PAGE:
- Evidence-Based: Eisha says, “What’s really exciting and unique about these lessons is that they are rooted in evidence-based practices that are truly aimed at helping students develop the agency to reduce anxious thoughts and increase mindfulness around their media and tech use.”
- Design Tricks: People often blame themselves for being addicted to their devices. However, tech companies are intentionally adding features to capture our attention and play on our psychology. They use design elements like endless scrolling, autoplay videos, and social reciprocity, such as a social media “like” button. Helping students become aware of this is the first step in empowering them to take back control of their media usage.
- Thinking Traps: Eisha shares, “Thinking traps are really unhelpful, automatic thought patterns that when we leave them unchecked, they can lead to feelings of anxiety and depression, and so another way these are often talked about is negative self-talk.” She points out, “Social media and tech are ripe for pulling us into those thinking traps, and these types of thinking are definitely amplified for adolescents.”
- Types of Traps: Thinking traps include strategies called mindreading and the “fallacy of should.” Mindreading involves making a conclusion of what you “think” someone else is thinking. The “fallacy of should” revolves around pondering alternative actions—”what I should have done.” These traps lead to self-doubt.
- Building Healthy Habits: Common Sense Media formed many of their lessons by asking, “What are some ways that you can kind of take ownership of your experience and build some of those healthy habits?” Again, using science based research, these lessons prompt students to choose something small and doable, refine it as needed, and work toward developing new healthy habits.
- Artificial Intelligence: Common Sense Media has also developed a series of seven lessons about artificial intelligence (AI). These lessons have been created to serve as an introduction to AI, explaining what it is and how it works. This focus on the basics has been intentional. Eisha says, “Once they have an understanding, only then, I feel like, can they actually then reflect thoughtfully on what are the potential impacts of using AI. Should I use it? Should I not? In what cases might it be okay? In what cases is it a little bit more worrisome?”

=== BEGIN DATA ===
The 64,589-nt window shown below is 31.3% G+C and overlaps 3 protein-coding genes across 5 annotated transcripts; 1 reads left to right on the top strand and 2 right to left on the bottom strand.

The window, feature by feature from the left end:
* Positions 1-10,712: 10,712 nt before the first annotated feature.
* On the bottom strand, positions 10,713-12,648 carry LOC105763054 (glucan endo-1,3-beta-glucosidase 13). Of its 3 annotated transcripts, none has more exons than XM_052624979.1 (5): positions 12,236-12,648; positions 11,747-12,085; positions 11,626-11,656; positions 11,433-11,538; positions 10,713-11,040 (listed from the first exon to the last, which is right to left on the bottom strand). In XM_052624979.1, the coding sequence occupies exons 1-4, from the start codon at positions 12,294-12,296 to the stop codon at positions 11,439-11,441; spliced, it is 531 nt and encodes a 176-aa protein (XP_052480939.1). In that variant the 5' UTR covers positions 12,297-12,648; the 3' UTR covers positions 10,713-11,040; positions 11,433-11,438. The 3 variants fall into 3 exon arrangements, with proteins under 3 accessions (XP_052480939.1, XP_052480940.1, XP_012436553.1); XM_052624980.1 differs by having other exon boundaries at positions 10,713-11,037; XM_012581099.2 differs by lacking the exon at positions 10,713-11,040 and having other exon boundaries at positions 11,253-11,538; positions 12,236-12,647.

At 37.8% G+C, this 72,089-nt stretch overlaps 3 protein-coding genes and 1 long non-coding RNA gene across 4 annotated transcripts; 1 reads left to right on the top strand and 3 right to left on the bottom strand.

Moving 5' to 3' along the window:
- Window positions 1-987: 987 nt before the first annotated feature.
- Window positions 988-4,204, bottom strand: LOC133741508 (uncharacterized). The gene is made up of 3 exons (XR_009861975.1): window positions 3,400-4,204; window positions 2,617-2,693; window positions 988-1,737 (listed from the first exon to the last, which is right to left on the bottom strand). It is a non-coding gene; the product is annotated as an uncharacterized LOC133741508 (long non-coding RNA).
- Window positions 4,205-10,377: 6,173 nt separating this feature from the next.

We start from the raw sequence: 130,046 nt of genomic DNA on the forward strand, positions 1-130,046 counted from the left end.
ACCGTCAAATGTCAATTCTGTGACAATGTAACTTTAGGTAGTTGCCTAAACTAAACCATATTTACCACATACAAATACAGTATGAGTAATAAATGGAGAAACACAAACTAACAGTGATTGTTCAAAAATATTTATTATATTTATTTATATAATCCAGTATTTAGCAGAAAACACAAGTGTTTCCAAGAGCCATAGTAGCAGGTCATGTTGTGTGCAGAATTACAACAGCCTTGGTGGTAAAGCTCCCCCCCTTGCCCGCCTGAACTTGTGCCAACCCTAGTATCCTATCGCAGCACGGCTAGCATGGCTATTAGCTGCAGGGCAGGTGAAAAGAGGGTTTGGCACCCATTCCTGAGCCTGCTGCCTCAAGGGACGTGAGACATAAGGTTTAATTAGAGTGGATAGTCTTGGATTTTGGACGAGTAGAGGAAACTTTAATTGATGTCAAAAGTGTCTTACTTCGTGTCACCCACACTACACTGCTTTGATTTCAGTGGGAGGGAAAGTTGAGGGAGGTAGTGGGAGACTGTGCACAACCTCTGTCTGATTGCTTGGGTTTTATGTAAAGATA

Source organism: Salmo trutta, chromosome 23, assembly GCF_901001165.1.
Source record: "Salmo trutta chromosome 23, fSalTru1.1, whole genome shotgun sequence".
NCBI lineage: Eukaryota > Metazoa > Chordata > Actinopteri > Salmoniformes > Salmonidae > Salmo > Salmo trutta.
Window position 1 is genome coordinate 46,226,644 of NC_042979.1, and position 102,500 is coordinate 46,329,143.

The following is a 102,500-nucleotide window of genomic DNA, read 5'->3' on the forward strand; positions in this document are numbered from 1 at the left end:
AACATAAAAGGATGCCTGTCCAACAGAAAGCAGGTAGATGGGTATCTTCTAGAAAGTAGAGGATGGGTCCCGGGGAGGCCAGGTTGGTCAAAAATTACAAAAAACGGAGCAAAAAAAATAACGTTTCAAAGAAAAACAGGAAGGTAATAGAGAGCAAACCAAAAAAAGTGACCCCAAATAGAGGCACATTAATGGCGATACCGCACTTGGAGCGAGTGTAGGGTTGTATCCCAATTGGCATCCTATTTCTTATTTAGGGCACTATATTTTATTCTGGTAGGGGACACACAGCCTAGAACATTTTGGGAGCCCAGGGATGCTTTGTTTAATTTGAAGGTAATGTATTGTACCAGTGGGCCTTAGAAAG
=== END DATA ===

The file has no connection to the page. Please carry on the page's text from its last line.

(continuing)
- More Than AI: Eisha says, “Understanding AI is a component [of digital citizenship], but we don’t want to lose all of the other elements that are so important, and we really just want to make sure that when we’re talking about digital citizenship, we’re talking about the current technology and those impacts.”
- Have the Conversation: Eisha leaves us with the importance of talking about these topics. She says that teachers don’t have to implement formal lessons. She adds, “Having the conversation, whatever it is, is really powerful.”
If you are listening to the podcast with your instructional team or would like to explore this topic more deeply, here are guiding questions to prompt your reflection:
- How would you describe the current state of student mental health?
- How would you describe student media and technology use?
- What do you currently know about Common Sense Media?
- What types of thinking traps do you see students falling into?
- What healthy technology habits would you like to help students develop?
- What strategies from this episode appeal to you?
- How does artificial intelligence fit into the conversation about digital well-being?
Extend Your Learning
- Everything You Need to Teach Digital Citizenship (Common Sense Education)
- Digital Well-Being: High School Lessons (Common Sense Education)
- Digital Well-Being: Middle School Lessons (Common Sense Education)
- AI Literacy Lessons for Grades 6–12 (Common Sense Education)
- Checkology (The News Literacy Project)
- Digital Citizenship in Education (ISTE)